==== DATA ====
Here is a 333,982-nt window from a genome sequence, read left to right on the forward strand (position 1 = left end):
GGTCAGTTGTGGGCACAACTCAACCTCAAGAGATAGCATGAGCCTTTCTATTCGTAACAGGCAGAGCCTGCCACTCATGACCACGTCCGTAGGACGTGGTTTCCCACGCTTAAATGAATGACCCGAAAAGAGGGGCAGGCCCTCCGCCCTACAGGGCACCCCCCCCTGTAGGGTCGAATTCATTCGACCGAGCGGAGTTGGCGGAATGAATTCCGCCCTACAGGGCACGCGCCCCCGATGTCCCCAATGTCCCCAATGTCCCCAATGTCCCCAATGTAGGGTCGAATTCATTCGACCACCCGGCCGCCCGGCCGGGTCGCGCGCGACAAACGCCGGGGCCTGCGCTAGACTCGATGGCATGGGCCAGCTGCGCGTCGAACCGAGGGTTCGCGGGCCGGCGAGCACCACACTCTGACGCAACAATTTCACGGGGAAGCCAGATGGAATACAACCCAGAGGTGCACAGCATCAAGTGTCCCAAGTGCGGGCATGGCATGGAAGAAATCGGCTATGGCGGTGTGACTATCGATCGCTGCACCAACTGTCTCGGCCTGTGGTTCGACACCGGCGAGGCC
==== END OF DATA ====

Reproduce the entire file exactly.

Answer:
Here is a 333,982-nt window from a genome sequence, read left to right on the forward strand (position 1 = left end):
GGTCAGTTGTGGGCACAACTCAACCTCAAGAGATAGCATGAGCCTTTCTATTCGTAACAGGCAGAGCCTGCCACTCATGACCACGTCCGTAGGACGTGGTTTCCCACGCTTAAATGAATGACCCGAAAAGAGGGGCAGGCCCTCCGCCCTACAGGGCACCCCCCCCTGTAGGGTCGAATTCATTCGACCGAGCGGAGTTGGCGGAATGAATTCCGCCCTACAGGGCACGCGCCCCCGATGTCCCCAATGTCCCCAATGTCCCCAATGTCCCCAATGTAGGGTCGAATTCATTCGACCACCCGGCCGCCCGGCCGGGTCGCGCGCGACAAACGCCGGGGCCTGCGCTAGACTCGATGGCATGGGCCAGCTGCGCGTCGAACCGAGGGTTCGCGGGCCGGCGAGCACCACACTCTGACGCAACAATTTCACGGGGAAGCCAGATGGAATACAACCCAGAGGTGCACAGCATCAAGTGTCCCAAGTGCGGGCATGGCATGGAAGAAATCGGCTATGGCGGTGTGACTATCGATCGCTGCACCAACTGTCTCGGCCTGTGGTTCGACACCGGCGAGGCC